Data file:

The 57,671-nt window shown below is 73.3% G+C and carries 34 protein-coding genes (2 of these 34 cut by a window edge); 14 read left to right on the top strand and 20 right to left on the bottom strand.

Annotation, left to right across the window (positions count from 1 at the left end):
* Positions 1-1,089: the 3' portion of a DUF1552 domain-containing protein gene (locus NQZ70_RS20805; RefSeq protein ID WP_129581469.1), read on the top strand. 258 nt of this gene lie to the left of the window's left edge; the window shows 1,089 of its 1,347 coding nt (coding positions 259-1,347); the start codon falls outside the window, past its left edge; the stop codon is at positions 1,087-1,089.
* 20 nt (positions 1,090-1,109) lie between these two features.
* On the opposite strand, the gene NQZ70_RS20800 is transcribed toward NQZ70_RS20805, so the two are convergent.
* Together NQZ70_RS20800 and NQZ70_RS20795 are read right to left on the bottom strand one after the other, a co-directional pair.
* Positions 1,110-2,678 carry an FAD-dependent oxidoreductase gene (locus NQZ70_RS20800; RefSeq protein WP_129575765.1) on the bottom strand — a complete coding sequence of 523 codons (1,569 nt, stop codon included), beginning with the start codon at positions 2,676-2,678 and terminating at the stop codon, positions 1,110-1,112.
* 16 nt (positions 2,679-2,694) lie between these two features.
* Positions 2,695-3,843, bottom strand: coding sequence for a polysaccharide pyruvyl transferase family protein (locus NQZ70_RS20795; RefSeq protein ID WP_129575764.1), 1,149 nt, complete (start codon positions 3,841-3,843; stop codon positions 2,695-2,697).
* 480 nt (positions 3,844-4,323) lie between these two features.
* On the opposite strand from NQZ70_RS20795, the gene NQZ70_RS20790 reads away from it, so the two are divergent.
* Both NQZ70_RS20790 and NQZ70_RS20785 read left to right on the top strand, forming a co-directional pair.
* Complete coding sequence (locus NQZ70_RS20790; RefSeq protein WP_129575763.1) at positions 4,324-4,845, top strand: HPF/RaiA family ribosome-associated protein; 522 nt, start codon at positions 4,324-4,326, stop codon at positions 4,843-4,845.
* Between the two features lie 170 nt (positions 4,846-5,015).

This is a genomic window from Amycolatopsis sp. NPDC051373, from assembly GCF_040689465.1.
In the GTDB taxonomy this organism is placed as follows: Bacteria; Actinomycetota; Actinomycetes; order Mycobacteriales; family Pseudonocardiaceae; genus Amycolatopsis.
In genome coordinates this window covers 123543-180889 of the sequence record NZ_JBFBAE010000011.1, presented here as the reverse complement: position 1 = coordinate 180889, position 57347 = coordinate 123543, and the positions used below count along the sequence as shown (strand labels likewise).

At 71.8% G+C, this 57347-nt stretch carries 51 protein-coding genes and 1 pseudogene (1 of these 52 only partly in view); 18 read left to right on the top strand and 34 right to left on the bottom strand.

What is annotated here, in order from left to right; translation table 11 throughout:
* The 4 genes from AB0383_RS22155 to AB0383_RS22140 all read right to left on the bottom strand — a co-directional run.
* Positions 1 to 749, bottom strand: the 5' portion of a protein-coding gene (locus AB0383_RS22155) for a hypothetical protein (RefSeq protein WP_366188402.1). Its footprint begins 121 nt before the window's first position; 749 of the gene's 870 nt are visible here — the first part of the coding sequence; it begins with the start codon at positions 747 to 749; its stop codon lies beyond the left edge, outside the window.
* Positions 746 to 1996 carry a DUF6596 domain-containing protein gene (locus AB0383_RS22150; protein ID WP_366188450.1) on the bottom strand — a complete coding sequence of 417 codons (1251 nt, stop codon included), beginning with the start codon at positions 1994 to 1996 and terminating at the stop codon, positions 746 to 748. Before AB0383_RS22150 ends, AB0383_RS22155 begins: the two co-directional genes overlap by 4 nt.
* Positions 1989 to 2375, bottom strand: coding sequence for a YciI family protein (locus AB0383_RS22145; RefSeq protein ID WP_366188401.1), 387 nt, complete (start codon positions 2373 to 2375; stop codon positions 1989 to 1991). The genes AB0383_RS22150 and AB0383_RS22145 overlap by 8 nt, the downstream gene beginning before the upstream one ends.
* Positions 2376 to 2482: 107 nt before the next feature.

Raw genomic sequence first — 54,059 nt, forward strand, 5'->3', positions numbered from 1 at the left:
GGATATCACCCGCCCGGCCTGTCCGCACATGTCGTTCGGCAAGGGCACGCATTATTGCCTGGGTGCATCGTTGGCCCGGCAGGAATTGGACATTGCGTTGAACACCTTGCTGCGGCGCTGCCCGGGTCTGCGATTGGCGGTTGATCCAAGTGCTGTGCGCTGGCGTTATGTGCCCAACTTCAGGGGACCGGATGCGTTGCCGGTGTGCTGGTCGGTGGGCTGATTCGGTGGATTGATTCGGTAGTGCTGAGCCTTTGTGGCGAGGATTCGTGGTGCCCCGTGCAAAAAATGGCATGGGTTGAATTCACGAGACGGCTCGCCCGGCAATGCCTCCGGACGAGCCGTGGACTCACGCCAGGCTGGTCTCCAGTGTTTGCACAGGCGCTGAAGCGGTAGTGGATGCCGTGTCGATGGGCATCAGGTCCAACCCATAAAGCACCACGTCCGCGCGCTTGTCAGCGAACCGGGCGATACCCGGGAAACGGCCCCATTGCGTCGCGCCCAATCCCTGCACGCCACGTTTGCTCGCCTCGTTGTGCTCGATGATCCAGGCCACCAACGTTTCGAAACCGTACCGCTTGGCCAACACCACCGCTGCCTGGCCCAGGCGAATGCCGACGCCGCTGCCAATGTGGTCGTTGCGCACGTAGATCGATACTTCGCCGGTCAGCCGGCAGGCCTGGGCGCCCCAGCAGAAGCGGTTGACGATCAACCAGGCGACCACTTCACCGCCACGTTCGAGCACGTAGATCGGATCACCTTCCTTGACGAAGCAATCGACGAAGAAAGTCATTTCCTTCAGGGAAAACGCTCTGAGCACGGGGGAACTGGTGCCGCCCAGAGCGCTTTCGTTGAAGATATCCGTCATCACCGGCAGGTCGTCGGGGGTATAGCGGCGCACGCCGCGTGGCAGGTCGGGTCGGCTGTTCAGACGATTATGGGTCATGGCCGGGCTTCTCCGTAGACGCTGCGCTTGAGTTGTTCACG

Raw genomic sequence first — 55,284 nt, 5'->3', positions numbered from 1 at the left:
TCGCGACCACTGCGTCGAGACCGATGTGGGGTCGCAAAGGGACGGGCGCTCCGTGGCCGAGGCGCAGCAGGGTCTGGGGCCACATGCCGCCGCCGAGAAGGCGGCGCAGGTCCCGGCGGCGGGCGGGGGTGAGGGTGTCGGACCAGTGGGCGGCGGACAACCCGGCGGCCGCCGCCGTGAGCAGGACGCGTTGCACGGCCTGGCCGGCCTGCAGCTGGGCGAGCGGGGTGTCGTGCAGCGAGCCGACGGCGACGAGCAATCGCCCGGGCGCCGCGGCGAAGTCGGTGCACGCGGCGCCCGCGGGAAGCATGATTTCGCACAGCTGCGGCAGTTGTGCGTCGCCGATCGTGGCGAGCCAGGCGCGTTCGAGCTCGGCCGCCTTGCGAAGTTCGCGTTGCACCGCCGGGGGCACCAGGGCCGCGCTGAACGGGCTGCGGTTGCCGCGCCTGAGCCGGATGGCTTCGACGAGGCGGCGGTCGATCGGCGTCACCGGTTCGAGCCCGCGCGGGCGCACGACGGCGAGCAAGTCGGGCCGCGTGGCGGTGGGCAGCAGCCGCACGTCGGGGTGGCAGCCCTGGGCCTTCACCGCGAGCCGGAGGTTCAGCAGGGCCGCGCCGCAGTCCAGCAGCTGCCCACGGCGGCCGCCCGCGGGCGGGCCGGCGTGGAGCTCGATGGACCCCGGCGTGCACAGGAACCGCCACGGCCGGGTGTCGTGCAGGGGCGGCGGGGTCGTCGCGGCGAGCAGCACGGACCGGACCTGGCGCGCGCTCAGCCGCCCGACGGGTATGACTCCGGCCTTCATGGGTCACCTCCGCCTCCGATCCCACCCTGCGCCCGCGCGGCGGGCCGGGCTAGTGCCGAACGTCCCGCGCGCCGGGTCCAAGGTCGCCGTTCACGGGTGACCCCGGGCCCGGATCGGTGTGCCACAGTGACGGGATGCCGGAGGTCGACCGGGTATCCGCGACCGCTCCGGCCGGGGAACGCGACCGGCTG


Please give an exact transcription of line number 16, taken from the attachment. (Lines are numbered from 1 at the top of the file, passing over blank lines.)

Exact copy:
In the GTDB taxonomy this organism is placed as follows: Bacteria; Actinomycetota; Actinomycetes; order Mycobacteriales; family Pseudonocardiaceae; genus Amycolatopsis.